Assistant Professor of Demography
University of California Berkeley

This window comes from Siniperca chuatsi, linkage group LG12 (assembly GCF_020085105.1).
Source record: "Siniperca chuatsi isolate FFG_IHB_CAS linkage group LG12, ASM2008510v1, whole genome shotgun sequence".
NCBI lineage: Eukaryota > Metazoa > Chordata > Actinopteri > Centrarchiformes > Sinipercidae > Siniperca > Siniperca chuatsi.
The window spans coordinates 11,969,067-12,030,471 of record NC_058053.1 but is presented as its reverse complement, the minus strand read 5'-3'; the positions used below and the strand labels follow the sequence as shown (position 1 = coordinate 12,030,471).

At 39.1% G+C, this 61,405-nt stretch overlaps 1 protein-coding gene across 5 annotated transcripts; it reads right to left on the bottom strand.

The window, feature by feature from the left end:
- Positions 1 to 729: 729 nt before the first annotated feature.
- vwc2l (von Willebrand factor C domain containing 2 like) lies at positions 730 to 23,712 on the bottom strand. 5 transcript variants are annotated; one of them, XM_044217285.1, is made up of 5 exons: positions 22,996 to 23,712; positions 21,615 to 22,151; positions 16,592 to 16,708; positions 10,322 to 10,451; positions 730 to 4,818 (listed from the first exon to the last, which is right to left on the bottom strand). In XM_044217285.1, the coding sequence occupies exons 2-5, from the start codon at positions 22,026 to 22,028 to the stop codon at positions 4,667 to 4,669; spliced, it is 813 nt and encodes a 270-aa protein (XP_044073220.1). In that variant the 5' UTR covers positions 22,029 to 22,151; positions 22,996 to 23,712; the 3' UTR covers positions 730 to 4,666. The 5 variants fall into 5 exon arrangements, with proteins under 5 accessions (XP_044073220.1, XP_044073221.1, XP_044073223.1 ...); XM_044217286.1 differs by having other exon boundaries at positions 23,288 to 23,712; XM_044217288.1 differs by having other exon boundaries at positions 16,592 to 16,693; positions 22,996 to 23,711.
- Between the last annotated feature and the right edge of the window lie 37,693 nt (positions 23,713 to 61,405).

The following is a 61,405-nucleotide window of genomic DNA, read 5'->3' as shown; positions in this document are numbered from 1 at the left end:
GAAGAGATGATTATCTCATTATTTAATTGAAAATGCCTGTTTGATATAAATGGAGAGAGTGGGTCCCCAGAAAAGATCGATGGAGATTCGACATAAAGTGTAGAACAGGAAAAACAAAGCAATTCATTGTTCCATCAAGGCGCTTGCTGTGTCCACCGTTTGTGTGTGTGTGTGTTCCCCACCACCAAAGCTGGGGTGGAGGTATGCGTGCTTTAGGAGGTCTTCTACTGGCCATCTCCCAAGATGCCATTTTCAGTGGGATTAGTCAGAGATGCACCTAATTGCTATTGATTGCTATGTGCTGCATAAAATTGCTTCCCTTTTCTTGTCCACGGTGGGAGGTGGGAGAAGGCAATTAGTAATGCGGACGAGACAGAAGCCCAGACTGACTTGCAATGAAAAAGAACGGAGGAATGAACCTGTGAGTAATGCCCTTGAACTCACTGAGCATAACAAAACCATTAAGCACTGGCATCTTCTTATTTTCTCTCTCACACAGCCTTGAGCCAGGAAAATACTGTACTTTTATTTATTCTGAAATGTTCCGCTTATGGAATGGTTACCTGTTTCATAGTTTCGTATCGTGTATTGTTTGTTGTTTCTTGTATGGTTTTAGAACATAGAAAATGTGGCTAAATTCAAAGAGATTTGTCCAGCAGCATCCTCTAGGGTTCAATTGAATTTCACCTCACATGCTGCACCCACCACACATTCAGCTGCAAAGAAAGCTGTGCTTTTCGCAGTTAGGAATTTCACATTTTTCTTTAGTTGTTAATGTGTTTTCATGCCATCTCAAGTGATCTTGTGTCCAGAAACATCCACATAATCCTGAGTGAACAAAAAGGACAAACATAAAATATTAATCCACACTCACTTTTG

Properties of city-level commuting networks are expected to influence epidemic potential of cities and modify the speed and spatial trajectory of epidemics when they occur. In this study, we use aggregated mobile phone user data to reconstruct commuter mobility networks for Bangkok (Thailand) and Dhaka (Bangladesh), two megacities in Asia with populations of 16 and 21 million people, respectively. We model the dynamics of directly-transmitted infections (such as SARS-CoV-2) propagating on these commuting networks, and find that differences in network structure between the two cities drive divergent predicted epidemic trajectories: the commuting network in Bangkok is composed of geographically-contiguous modular communities and epidemic dispersal is correlated with geographic distance between locations, whereas the network in Dhaka has less distinct geographic structure and epidemic dispersal is less constrained by geographic distance. We also find that the predicted dynamics of epidemics vary depending on the local topology of the network around the origin of the outbreak. Measuring commuter mobility, and understanding how commuting networks shape epidemic dynamics at the city level, can support surveillance and preparedness efforts in large cities at risk for emerging or imported epidemics.